Wheat field near Somerset, Manitoba
Major wheat producing regions of the world
Export: 1.1 million tons
Domestic consumption: 8.8 million tons
Key export market: The Middle East and North Africa (MENA) namely Algeria, Libya, Tunisia and Egypt account for a majority of Brazilian wheat imports.
Outlook: In an attempt to reduce its dependency on imports, the Brazilian government is looking to double its wheat output in 5 years by promoting wheat planting in the Cerrado region, according to Bloomberg. The country’s per capita demand for wheat is expected to rise 7% to 56 kg per person by 2018.
Export figures and consumption data provided by the USDA
Export: 3 million tons
Domestic consumption: 16.5 million tons
Key export market: Indonesia is one of the biggest importers of Turkish wheat but is also accusing Turkish companies of “wheat dumping”.
Outlook: Turkey’s 19 million ton wheat output in 2010 was lower than 2009 levels but enough for domestic consumption. In 2011, Turkey issued tenders to buy wheat according to Reuters. Wheat has also been getting reduced acreage as farmers are switching to other crops.
Export: 4 million tons
Domestic consumption: 38 million tons
Key export market: Russia largely exports to the Middle East and North Africa; Egypt is its largest wheat export market followed by Turkey, Syria, Iran and Libya.
Outlook: Last summer’s drought has cut wheat plantings and the Kremlin has banned exports of the crop. Plantings are expected to fall 2.3% to 64.2 million acres this year according to Bloomberg.
Export: 5 million tons
Domestic consumption: 4.8 million tons
Key export market: South-East Asia and China are some of Kazakhstan’s biggest export wheat markets.
Outlook: Kazakhstan’s wheat crop was hurt last year by dry weather and the country put in place restrictions on exports to curb domestic price inflation. Wheat prices increased 12.4% in the January-March period of 2011, according to AgriMarket.Info.
Export: 5.5 million tons
Domestic consumption: 14.1 million tons
Key export market: The Middle East and North Africa, primarily Egypt, is the biggest importer of Ukrainian wheat.
Outlook: Ukraine imposed restrictions on grain exports in October of last year but the country’s Prime minister said the country will do away with the restrictions if the country has a good harvest. Germany and the American Chamber of Commerce have asked the country to stop legislation that would affect state control over grains exports.
Export: 8.5 million tons
Domestic consumption: 4.4 million tons
Key export market: Brazil and India are some of the biggest importers of Argentine wheat.
Outlook: The International Grains Council expects Argentina’s wheat production to fall 10% in 2011-2012 to 13 million tons, according to High Plains Journal.
Export: 13.5 million tons
Domestic consumption: 4.5 million tons
Key export market: Indonesia and China are some of the biggest importers of Australian wheat.
Outlook: Australia could export as much as 15 million tonnes of the wheat on growing demand for the grain. The Australian Bureau of Agricultural and Resource Economics and Sciences expects a 24.3 million tonne harvest this year but expectations are that the crop output in Western Australia will lag projections, according to IIFL.com.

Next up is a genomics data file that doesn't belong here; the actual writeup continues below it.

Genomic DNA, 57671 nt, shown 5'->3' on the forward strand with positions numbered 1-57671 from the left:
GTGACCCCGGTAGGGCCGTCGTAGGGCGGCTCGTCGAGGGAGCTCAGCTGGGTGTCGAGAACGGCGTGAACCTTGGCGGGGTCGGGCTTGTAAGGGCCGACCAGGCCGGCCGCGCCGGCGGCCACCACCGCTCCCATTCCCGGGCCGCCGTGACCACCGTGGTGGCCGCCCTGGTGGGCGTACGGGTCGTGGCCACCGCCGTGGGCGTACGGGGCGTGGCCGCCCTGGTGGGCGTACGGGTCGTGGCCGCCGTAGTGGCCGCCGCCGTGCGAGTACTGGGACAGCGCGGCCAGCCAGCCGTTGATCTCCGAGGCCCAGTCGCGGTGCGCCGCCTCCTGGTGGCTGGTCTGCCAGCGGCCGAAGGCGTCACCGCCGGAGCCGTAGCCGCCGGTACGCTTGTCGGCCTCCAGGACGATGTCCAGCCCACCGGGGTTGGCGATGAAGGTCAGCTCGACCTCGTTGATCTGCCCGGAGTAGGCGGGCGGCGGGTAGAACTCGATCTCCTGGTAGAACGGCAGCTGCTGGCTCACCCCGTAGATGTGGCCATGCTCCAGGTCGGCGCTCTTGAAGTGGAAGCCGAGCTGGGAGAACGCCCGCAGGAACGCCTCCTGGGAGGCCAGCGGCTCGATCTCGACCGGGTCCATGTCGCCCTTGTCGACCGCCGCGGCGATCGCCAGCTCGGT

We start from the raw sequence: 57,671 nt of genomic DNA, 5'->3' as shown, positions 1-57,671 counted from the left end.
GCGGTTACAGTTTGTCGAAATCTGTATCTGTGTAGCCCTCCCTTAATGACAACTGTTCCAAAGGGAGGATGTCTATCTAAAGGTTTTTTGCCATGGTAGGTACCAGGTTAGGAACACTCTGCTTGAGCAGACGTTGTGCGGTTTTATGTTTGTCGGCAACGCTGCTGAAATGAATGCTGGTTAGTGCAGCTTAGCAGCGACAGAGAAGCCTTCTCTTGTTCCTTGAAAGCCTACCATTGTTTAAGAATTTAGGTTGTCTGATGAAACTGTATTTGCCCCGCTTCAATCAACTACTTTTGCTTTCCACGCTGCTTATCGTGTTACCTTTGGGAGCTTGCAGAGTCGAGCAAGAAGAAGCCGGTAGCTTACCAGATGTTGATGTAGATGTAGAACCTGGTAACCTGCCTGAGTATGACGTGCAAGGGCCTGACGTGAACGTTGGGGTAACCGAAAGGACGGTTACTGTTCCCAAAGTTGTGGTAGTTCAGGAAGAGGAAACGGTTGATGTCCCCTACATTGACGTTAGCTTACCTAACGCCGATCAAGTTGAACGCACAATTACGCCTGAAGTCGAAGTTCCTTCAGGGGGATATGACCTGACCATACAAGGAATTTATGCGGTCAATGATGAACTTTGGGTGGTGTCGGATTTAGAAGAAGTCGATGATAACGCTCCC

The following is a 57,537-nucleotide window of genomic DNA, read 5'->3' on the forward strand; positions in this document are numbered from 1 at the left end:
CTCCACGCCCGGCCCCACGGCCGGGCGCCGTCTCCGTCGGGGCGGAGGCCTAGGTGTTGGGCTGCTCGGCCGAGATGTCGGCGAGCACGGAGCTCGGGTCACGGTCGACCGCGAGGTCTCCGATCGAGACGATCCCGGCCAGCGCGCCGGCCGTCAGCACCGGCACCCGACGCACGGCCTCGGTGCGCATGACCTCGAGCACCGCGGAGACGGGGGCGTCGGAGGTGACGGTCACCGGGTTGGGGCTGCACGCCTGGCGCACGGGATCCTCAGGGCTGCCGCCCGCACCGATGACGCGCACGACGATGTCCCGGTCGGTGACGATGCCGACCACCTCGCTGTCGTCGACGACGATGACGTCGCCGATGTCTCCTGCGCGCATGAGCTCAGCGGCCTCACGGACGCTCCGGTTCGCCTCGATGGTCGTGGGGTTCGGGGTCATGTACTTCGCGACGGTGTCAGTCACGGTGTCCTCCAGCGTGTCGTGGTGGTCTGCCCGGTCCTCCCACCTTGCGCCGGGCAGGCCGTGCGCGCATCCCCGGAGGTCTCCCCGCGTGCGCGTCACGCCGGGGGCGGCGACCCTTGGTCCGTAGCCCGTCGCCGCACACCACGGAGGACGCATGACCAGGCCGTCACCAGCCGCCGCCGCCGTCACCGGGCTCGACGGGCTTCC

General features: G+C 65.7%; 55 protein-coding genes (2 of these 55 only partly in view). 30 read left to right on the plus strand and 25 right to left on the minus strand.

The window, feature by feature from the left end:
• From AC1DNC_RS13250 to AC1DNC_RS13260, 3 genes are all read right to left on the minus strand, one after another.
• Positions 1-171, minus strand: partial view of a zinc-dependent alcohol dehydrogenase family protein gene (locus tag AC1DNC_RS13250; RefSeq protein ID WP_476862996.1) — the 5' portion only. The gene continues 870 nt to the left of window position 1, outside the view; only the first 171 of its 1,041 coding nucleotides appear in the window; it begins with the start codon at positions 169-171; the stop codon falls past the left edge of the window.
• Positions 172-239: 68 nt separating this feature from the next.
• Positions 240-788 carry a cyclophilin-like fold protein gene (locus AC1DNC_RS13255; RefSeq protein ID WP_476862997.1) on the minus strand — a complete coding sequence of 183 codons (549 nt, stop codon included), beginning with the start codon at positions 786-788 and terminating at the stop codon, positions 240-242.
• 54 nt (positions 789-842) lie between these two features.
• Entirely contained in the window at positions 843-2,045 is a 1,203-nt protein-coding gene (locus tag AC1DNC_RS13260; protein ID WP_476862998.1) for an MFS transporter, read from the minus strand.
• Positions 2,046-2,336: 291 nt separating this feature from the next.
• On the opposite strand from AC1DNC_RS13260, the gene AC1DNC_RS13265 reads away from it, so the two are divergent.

Export: 17.5 million tons
Domestic consumption: 7.9 million tons
Key export market: China, Japan, Iran, US and South Korea are the biggest importers of Canadian wheat.
Outlook: Fears of flooding have led Canada to cut expectations for its wheat harvest to 24.5 million tonnes this year. That’s higher than previous harvests, but 400,000 tonnes lower than projected, according to Agrimoney.com.
Combine Jamboree near Winkler, Manitoba
Export: 19.2 million tons
Domestic consumption: 18.5 million tons
Key export market: North Africa, specifically Egypt, Algeria, and Morocco form France’s biggest wheat market. Civil unrest in the Middle East has seen a boost in exports to the region.
Outlook: France will reap 35.8 million tons of soft wheat used in bread, baked goods and animal feed. That’s 0.3 percent more than in 2010, according to Bloomberg. France has profited from Russia’s ban on exports.
Export: 35.4 million tons
Domestic consumption: 35.7 million tons
Key export market: Japan, Nigeria, Mexico and the Philippines are America’s largest wheat export markets.
Outlook: Dry weather in the south and possible flooding in the North are expected hurt wheat production. The USDA only rated 37% of the winter crop “good or excellent” compared to 65% last year according to Bloomberg.
Wheat field on the vast Great Plains of the central United States
|Top Ten Wheat Producers — 2008 (million metric ton)
| People’s Republic of China
| United States
|Source: UN Food & Agriculture Organisation (FAO)
The Fleur de Lys restaurant in Las Vegas at Mandalay Bay may serve French cuisine but that hasn’t stopped them from adapting their own version of an American classic: the hamburger. Called the “Fleurburger 5000″ it’s no Plain Jane either, featuring a juicy Kobe beef patty topped with a rich truffle sauce and served on a brioche truffle bun. And this burger comes with its own beverage, a bottle of 1990 Chateau Petrus, that is served in Ichendorf Brunello stemware that you get to keep.
It sounds (and looks) delicious — as well it should for the whopping price tag of $5000. And if you do decide to indulge no worries about bragging rights: you can bring a friend (they get a free burger when you order yours) and you’ll also get a certificate in the mail (along with your keepsake glass) so you’ll have both a witness and paper proof.
The Italian Truffles make this burger so expensive. The truffles are regarded as some of the tastiest fungus in the world.